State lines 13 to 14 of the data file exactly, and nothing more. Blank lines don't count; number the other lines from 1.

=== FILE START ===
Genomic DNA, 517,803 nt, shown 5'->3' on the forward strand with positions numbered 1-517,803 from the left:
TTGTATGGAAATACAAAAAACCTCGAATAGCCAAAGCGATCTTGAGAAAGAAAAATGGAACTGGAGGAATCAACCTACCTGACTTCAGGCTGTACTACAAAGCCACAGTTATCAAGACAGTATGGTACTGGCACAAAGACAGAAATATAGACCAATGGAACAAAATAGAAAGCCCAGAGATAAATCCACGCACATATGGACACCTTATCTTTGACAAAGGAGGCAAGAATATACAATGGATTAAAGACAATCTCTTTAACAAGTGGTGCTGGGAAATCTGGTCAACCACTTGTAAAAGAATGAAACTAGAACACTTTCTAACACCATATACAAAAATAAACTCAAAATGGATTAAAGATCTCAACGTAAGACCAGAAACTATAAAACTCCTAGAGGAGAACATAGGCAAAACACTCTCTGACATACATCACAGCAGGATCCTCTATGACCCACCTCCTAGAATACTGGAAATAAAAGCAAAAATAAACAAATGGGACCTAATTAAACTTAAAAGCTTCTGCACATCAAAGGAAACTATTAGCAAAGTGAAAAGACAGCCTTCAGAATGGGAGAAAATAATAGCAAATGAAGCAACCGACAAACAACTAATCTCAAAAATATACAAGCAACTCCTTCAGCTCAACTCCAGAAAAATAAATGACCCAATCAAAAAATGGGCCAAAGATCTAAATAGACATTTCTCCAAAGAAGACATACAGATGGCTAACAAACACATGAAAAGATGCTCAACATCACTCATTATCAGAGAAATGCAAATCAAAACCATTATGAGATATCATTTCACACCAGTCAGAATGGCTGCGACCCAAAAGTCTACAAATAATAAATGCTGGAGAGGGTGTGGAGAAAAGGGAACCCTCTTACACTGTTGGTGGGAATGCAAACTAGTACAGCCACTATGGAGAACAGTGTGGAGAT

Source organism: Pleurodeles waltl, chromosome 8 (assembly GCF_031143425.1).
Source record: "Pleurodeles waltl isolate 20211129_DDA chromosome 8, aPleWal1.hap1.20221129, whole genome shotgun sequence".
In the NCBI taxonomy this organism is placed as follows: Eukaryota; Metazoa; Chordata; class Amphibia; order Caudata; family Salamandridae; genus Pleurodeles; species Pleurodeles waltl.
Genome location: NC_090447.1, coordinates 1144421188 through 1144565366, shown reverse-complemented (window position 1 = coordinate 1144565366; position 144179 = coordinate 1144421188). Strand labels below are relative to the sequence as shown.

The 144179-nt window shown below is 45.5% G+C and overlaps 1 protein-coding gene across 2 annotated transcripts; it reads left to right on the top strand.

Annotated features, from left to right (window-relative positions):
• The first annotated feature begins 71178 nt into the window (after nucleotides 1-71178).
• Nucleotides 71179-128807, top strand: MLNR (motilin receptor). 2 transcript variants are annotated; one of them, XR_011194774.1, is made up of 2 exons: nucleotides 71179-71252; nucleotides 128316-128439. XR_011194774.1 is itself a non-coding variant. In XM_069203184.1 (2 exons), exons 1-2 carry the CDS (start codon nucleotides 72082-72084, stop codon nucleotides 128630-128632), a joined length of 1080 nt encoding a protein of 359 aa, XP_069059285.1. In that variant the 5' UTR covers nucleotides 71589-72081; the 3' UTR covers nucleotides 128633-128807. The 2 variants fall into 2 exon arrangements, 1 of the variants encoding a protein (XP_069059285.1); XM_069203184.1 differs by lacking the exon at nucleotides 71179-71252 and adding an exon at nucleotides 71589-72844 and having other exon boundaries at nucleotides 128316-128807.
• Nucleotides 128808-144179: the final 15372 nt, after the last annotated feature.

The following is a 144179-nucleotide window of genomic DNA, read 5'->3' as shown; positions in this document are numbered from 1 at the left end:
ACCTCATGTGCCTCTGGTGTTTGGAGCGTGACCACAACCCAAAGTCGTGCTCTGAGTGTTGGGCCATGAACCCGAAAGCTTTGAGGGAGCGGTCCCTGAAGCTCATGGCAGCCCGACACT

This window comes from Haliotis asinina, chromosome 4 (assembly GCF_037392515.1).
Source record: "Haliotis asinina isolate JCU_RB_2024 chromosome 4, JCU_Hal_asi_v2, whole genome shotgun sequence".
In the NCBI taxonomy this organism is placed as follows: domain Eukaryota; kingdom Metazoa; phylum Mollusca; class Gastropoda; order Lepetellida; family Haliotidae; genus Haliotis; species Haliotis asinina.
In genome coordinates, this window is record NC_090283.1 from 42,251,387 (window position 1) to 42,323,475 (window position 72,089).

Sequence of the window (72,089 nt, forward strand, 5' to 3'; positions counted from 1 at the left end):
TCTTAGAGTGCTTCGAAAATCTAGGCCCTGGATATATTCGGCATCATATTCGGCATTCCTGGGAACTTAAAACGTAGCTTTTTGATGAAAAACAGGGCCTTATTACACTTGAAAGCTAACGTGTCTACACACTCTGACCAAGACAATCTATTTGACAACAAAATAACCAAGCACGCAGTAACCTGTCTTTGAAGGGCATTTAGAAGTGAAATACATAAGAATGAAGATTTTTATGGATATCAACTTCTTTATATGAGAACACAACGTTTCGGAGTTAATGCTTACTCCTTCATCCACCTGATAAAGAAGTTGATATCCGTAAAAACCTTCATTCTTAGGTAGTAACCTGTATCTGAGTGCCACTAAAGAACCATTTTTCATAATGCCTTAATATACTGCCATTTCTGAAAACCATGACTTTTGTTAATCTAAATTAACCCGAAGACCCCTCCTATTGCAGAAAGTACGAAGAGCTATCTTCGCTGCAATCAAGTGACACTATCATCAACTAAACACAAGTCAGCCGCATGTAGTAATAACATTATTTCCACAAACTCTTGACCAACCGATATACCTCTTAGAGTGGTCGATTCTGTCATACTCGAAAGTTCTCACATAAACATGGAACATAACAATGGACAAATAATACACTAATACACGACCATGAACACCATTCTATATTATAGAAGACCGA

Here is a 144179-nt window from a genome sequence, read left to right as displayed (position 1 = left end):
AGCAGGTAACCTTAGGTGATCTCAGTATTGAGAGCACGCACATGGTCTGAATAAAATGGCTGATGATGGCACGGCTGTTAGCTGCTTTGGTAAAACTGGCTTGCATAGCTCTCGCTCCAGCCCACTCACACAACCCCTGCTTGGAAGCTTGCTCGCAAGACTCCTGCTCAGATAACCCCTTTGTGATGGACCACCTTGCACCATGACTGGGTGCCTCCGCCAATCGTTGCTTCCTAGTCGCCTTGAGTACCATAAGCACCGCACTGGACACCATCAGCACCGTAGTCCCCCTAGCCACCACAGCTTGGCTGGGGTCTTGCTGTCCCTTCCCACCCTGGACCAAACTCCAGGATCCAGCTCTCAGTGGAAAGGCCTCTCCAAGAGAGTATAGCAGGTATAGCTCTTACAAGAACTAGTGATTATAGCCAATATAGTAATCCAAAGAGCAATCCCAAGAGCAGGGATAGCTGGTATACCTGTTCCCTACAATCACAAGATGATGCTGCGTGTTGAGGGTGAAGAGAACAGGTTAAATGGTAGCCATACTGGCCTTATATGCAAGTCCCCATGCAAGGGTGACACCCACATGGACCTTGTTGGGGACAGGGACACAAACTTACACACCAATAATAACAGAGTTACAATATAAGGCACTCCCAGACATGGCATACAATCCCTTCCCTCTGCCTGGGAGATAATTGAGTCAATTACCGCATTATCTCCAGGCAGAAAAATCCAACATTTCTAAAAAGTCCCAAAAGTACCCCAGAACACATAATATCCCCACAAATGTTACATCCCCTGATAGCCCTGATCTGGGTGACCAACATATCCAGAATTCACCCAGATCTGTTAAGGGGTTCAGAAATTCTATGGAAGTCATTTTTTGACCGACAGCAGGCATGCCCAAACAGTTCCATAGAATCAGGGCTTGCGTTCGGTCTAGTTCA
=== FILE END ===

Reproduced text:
ACCTCATGTGCCTCTGGTGTTTGGAGCGTGACCACAACCCAAAGTCGTGCTCTGAGTGTTGGGCCATGAACCCGAAAGCTTTGAGGGAGCGGTCCCTGAAGCTCATGGCAGCCCGACACT

This window comes from Haliotis asinina, chromosome 4 (assembly GCF_037392515.1).